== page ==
The original '49ers came armed with pickaxes, but it's possible to mine the pleasures of the City by the Bay without striking gold. Jump aboard a ferry or streetcar for a cheap tour of San Francisco's scenic splendor, grab a burrito from a Mission District taqueria and catch a glimpse of wild life, from the sea lions barking away at Fisherman's Wharf to the two-legged denizens of the Haight Ashbury District.
A seven-day adult pass for San Francisco municipal transit including cable cars is $24. For $59 you can buy a City Pass that also includes a ride on the Blue & Gold fleet and entrance to a number of museums, including the California Academy of Sciences in Golden Gate Park (famous for a 2.5 acre living roof).
Free guides and maps are available at the Visitor Information Center of the San Francisco Convention & Visitors Bureau (SFCVB) located at the cable car turnabout at the foot of Market and Powell streets. The center also has information on free walking tours of the city. For more info go to http://www.sfcityguides.org.
If you're going to San Francisco you may or may not want to wear some flowers in your hair but you will definitely want to put comfy shoes on your feet, as a lot of the city is best seen by foot.
Walk the winding outlines of Lombard Street between Hyde and Leavenworth and appreciate its steep curves.
Take a daytime stroll in the green oasis of Golden Gate Park or amble along the kitchsy but still entertaining Fisherman's Wharf. At Pier 39, sea lions bark for free and a few blocks away, at Pier 45, the Musee Mecanique offers old-time thrills with an antique arcade that includes famous Laughing Sal; fork over 50 cents to hear her creepy cackle. Ghirardelli Square on the west side of the wharf at Beach and Larkin streets has a collection of shops, restaurants, an ice cream shop and two wineries.
From the wharf you can take SF Muni Route 30 and transfer to Route 28 at Laguna & Chestnut to reach the southern end of the Golden Gate Bridge, where you can snap pictures and walk across if you're feeling spry.
Sightsee like it's 1967 with a visit to the Haight Ashbury District and poke through the area's eclectic mix of head shops, boutiques, second-hand clothing stores, cafes — and more head shops.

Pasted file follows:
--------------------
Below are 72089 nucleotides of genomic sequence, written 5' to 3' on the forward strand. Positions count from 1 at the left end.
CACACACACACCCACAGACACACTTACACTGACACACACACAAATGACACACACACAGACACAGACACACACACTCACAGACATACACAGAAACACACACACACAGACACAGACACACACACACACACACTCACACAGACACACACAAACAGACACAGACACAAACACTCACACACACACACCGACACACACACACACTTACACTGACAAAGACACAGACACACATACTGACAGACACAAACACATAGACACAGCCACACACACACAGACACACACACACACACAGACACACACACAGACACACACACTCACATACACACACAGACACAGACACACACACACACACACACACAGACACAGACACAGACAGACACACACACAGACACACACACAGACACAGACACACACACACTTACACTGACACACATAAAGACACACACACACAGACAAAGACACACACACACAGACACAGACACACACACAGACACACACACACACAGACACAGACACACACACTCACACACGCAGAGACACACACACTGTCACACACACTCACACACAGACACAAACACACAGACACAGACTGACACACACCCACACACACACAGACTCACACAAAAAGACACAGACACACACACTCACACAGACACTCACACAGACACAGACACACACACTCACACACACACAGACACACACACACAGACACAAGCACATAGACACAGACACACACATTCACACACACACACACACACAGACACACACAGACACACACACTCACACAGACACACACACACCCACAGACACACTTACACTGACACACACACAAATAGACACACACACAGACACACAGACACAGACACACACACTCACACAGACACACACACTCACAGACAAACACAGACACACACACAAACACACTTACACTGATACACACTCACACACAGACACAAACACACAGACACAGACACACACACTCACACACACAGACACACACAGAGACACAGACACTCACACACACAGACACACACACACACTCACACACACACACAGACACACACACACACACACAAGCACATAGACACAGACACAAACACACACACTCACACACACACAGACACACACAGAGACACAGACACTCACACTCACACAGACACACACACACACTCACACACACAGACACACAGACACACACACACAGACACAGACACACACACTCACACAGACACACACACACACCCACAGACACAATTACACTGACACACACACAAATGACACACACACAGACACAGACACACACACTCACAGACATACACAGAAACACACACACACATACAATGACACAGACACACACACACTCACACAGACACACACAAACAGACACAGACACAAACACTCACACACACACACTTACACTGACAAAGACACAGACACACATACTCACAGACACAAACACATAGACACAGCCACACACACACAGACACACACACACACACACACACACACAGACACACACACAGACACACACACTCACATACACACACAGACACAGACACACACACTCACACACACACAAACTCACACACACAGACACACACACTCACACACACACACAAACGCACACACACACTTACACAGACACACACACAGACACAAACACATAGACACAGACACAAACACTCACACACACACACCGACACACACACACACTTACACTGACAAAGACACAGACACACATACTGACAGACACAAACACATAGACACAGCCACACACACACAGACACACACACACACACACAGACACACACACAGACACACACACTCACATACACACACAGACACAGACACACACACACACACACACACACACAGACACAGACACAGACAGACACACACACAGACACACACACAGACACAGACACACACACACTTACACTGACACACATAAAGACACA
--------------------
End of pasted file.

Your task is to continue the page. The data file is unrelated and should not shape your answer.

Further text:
For a foggy interlude visit Ocean Beach and stroll the wide sands or trace the outlines of the ruined remnants of the Sutro Baths, an old pleasure ground. (And do remember to bring long pants and a warm jacket for your visit — yes, even in high summer.) The restored Cliff House, 1090 Point Lobos Ave., offers a variety of options from an upscale dinner at Sutro's to more casual fare at the Bistro or a drink at the bar.
Turn over a new leaf at City Lights Books, the independent bookstore co-founded in 1953 by poet Lawrence Ferlinghetti, 261 Columbus Ave.
Visit the Ferry Building at the foot of Market Street and admire the produce on display on the Tuesday and Saturday farmers market. You can pick up a hefty burger from Taylor's Refresher and, weather permitting, eat it on the picnic benches outside, watching the ferries come in and out.
Chinatown starts with an elaborately decorated gateway on Grant Avenue and unrolls from there, a dense and bustling neighborhood threaded with tiny alleys.
Get some java with a kick at the Buena Vista Cafe near Fisherman's Wharf, said to be the home of the original Irish coffee, 2765 Hyde St.
Pick up a slice of pizza in North Beach, or a burrito from one of the many taquerias on 24th Street in the Mission district. Eat potstickers in Chinatown or get some takeaway crab and sourdough (or clam chowder in a bread bowl) from Fisherman's Wharf. Another al fresco option is to stop at the deli at the Marina Safeway, 15 Marina, and picnic across the street on the grassy expanse of Marina Green.
For a high-low experience, window shop the boutiques of Union Square in downtown San Francisco and then pick up a latte at the Emporio Rulli right on the square. Go ahead, have a pastry, too, it's a well-known fact calories consumed on vacation don't count.
And besides, you'll be doing all that walking.